Posts Tagged ‘disease’

QnA: Can ‘like’ treat ‘like’?

In June 2014 on June 17, 2014 at 9:19 pm


Sarah: Last week I spoke about science writing and blogging to postgraduate journalism students at the University of South Australia. Following the lecture, the students and I had a great Q&A session which has now spilled over into email conversations. Here’s one of the written queries I received, and my answer.

Query: Thinking about homeopathy, how does the theory of “like treating like”’ relate to science?

Response: As far as I know, there is no scientific evidence to broadly support the idea of ‘like treating like’.

Treating medical ailments in a scientific manner involves considering what specific mechanism is involved in each case. As an example: for a fever which results from infection with a virus, this involves thinking about how the virus creates changes in the body which elevate temperature. In a nutshell, the virus triggers a response in the body’s immune system. This response includes the release of signalling molecules (known as cytokines) which tell the cells of the immune system to travel to the site of infection, and also coordinate activities which eventually kill the virus (in most cases). Unfortunately the cytokines also lead to a rise in body temperature. So using something like panadol reduces body temperature and pain in a targeted way and without limiting the ability of the cytokines to coordinate immune activity.

However in each treatment there is also a placebo effect. In effect, this refers to the fact that people tend to feel slightly better after taking what they perceive to be a treatment even if that treatment has no actual effect at a biological level. The simple act of believing a treatment is effective actual does have an impact – how much of an impact varies according to the situation. Here’s some more reading:

[image thanks to Sue Clark on flickr]



From rotten teeth to fatty liver

In November 2013 on November 10, 2013 at 10:37 pm

Kristi soft drink

Kirsti: During my invasive ant research in the Pacific islands, I lived and worked in a country called Tokelau. It’s an external territory of New Zealand, but essentially a self-governing Polynesian nation. It is literally the smallest nation in the world by land area, the population living on small atoll islets in some cases only 80m wide.

In this nation, there were certainly some fascinating and rather nasty ants that compromised the fabulous outdoor Polynesian lifestyle. But I also noticed other stuff. Like the fact that the mouths of many kids were full of little black spikes for teeth. Seriously. Seven year olds who had been given soft drinks since the age of 1 or 2 had nothing but rotted remains of baby teeth.

It made me think about soft drinks in our diet and I vowed from that day forth that if I were ever to have kids, soft drink was OFF the menu.

Rotting teeth are not the only disastrous outcome of soft drink consumption. From around the 1970’s, sweetened drinks – especially softies – have contained high fructose corn syrup (HFCS) as the sweetener of choice (it’s cheaper than glucose alone). The syrup typically contains either 42% or 55% fructose, the remainder made up of glucose. And the proportion of fructose has increased slowly over time.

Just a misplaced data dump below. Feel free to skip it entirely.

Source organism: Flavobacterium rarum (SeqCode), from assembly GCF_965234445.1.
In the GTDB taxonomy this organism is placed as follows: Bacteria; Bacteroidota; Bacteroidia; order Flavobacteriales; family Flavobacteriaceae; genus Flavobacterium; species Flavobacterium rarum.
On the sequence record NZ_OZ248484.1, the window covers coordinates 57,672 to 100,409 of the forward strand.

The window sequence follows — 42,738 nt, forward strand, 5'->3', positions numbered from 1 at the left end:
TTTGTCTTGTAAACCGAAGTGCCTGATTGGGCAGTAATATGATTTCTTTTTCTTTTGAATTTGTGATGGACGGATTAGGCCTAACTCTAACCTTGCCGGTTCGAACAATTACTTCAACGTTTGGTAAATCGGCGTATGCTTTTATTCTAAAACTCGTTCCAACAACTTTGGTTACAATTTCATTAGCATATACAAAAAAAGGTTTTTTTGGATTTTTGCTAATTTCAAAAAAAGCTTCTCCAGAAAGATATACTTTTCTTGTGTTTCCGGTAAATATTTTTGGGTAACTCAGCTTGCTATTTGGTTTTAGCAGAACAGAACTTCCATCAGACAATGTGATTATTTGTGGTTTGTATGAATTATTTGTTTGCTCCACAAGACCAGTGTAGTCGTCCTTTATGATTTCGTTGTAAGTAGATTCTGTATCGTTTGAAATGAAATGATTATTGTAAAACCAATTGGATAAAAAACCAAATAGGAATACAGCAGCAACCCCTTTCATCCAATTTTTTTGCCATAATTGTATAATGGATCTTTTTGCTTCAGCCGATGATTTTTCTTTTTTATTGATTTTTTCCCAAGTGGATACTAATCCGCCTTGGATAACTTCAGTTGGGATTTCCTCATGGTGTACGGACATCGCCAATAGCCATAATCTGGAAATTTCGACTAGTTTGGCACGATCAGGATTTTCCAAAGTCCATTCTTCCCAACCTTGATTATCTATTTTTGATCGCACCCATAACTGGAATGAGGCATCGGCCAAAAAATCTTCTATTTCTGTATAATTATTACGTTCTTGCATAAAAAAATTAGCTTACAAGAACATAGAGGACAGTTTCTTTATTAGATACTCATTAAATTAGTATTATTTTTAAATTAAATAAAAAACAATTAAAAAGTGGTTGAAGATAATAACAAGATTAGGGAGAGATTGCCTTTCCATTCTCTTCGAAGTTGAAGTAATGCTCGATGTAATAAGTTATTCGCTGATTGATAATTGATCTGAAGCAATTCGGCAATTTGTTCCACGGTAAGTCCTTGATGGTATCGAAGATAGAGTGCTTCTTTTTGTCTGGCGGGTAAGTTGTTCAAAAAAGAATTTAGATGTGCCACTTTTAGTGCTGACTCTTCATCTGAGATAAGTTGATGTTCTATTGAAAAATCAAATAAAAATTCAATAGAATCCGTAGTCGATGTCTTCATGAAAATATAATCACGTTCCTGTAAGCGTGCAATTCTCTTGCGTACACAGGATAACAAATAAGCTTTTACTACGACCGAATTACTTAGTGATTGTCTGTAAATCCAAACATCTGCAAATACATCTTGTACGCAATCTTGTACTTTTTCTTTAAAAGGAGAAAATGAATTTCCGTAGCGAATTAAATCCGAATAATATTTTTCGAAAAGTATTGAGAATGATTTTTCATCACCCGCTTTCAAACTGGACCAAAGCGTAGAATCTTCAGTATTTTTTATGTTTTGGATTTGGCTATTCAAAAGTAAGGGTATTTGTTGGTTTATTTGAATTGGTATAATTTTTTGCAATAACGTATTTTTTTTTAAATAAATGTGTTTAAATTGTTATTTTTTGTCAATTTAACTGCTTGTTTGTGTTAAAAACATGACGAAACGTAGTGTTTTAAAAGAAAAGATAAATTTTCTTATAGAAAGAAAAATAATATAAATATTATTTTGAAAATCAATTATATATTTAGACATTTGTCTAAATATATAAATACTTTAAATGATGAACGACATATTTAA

Now fructose has enjoyed media attention in the past few years because of the rising number of people with fructose malabsorption issues and hereditary fructose intolerances. Irritable bowel syndrome (often thought of as the equivalent of colic for adults!) is also sometimes diagnosed as fructose malabsorption because of such similar symptoms. Sarah Wilson’s I Quit Sugar! website and associated books as well as the rethink sugary drink campaign have labelled sugar as poison. More recently, Dr Kieron Rooney at University of Sydney has declared that Big Sugar is having its tobacco moment.

Even if you don’t have any real problem absorbing or metabolising fructose, it’s clear that if you do drink a lot of soft drink, you are at risk of a suite of lifestyle diseases. Obesity, type II diabetes, non-alcoholic fatty liver disease, metabolic syndrome, cardiovascular disease and more.

Fructose is metabolised differently to glucose. Where metabolism of glucose is regulated by insulin, the metabolism of fructose in the liver is essentially unregulated, progressing through a number of steps to a point where carbon atoms can be converted to fatty acids in your liver. More fatty acids means increased risk of liver disease and then risk factors for all of the diseases mentioned above. Healthy levels of fructose are beneficial in that they can assist in the disposal of glucose in the liver.

Here’s where I will emphasise that it’s only when you drink A LOT of soft drinks and eat artificially sweetened food that you are at risk. But we know that this is happening for more and more people in Australia. Current estimates of obesity in Australia suggest that 28% of Australian adults over 18 are obese and that, including these obese adults, 63% are overweight.

It seems ironic and incredibly wasteful that the wealth present in Western societies is associated with inducing these lifestyle diseases, and then even more wealth is required to manage and treat those affected. Yes, we should learn more about treating diabetes. I agree it’s a good idea. But surely we can do more with prevention? Can’t we all talk about this, and start to help each other avoid these situations?

Please do it now. Whether it be family, friend or colleague. Give them a buzz and go for a water and a carrot stick. Let me know how it goes.

[image thanks to Elsie esq. on Flickr]